The Fourth District precludes the deposition of counsel in a dispute because the proponent failed to show extremely good cause.
Carehouse Convalescent Hospital (Carehouse) operates a skilled nursing facility where Richard Sims was a patient. His children sued Carehouse for wrongful death and elder abuse. In discovery Carehouse admitted that required staffing ratios were not met. In further discovery requesting specific numbers about the staffing ratio, Carehouse directed Sims to records from which the staffing ratio could be calculated.
In response to a motion to compel the specific numbers, Carehouse raised the attorney work product doctrine. Carehouse’s attorneyWroten stated that her office had calculated the staffing ratio from the staffing logs and sign-in sheets. In doing so she used her judgment in applying regulations concerning the definition of staff.
The trial court issued an order granting the motion, and directing that the response be provided by Wroten’s deposition. The court reasoned that Wroten’s exercise of judgment made her an expert witness entitling plaintiff to depose her.
The Court of Appeal noted that depositions of opposing counsel are presumptively improper, severely restricted, and require “extremely” good cause. Deposing counsel runs counter to the adversarial process and to the policy of preventing attorneys from taking undue advantage of their adversary’s industry and efforts.
The practice also impedes proper trial preparation, as the attorney must be prepared to be both a responsive witness and a partisan advocate, difficult tasks to accomplish simultaneously. Collateral disputes arise about what is protected and it increases the possibility that the lawyer may be called as a witness at trial. Attorney depositions chill the attorney-client relationship, impede civility, and easily lend themselves to gamesmanship and abuse.
California applies a three-part test to determine the propriety of attorney depositions: whether there are other practicable means to obtain the information; whether the information is crucial to the preparation of the case; and whether the information is subject to a privilege. Each part is an independent hurdle that could bar access to an attorney’s deposition. The proponent of the deposition must establish the first two prongs; the opponent must establish the third.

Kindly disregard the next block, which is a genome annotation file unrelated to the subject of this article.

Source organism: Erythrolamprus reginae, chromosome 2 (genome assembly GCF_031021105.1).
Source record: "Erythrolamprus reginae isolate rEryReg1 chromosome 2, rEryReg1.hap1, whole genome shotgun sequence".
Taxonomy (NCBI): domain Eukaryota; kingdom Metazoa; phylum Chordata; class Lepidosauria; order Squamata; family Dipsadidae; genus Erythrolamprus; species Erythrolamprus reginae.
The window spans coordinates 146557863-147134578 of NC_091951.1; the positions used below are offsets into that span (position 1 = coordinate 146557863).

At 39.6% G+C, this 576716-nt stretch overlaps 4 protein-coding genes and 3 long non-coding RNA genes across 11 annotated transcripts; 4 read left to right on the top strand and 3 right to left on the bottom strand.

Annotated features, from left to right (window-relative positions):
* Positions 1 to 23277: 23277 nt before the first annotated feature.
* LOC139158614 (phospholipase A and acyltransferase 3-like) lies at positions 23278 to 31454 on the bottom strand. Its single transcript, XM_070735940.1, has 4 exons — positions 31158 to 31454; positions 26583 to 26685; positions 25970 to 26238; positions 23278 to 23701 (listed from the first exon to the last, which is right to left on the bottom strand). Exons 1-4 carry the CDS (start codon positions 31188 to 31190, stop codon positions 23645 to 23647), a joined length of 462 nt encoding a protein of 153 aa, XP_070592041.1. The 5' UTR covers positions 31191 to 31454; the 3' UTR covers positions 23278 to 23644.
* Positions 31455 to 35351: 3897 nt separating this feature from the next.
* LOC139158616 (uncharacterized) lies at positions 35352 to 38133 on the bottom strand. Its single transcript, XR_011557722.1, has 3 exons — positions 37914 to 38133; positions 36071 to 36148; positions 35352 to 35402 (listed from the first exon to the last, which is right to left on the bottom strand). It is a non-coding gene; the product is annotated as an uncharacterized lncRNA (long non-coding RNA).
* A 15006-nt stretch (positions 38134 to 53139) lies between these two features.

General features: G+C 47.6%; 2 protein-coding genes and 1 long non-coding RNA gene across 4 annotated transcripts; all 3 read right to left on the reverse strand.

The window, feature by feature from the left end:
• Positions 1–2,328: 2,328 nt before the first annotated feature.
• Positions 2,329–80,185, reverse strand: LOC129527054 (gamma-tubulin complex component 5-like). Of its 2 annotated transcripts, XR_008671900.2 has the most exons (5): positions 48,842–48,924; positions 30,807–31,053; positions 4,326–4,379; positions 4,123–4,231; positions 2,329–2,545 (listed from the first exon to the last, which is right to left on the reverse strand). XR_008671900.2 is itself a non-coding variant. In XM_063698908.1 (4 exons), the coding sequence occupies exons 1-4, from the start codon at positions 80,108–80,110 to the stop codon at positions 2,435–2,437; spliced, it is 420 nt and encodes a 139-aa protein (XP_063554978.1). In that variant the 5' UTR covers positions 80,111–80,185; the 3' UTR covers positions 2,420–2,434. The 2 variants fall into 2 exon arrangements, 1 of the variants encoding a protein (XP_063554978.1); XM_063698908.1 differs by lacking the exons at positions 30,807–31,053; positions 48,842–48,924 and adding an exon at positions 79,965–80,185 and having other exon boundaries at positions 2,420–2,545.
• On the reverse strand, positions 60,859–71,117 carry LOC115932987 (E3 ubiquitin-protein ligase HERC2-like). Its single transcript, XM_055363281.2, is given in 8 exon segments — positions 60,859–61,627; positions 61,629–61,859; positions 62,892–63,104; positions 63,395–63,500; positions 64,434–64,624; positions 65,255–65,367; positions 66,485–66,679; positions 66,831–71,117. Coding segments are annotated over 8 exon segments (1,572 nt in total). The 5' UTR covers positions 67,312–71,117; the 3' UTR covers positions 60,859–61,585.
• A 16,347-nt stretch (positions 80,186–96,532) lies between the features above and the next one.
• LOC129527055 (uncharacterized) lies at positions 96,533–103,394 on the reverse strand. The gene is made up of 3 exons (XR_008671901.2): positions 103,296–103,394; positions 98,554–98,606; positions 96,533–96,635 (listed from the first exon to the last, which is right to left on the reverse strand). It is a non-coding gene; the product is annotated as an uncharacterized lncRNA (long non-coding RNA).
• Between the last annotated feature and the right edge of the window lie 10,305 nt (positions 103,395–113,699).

Sims did not rebut the presumption against noticing Wroten’s deposition. He failed to show a lack other practicable means of obtaining the information or that the information was crucial to the case.
The court was not persuaded by the argument that it was easy for Wroten to provide the information, since she had already done the work. Ease does not constitute extremely good cause, and discovery is not a vehicle to access counsel’s work product.
Wroten did not become an expert by doing her own calculations. Such reasoning would inevitably permit the deposition of any attorney who used his or her impressions, conclusions, opinions, legal research or theories to assist in preparing a client’s discovery responses. Wroten remains an advocate, not an expert witness.
Carehouse established that the information was protected work product. Wroten detailed the subjectivity of her decision making process regarding how to classify Carehouse’s employees. She derived the information from underlying documentation and the information did not exist independent of her efforts.
Plaintiffs failed to show “extremely good cause” for Wroten’s deposition. There was a high likelihood she could assert claims of work product and attorney-client privilege, rendering the usefulness of the procedure questionable.”
Comment: Courts will protect the role of attorneys as advocates.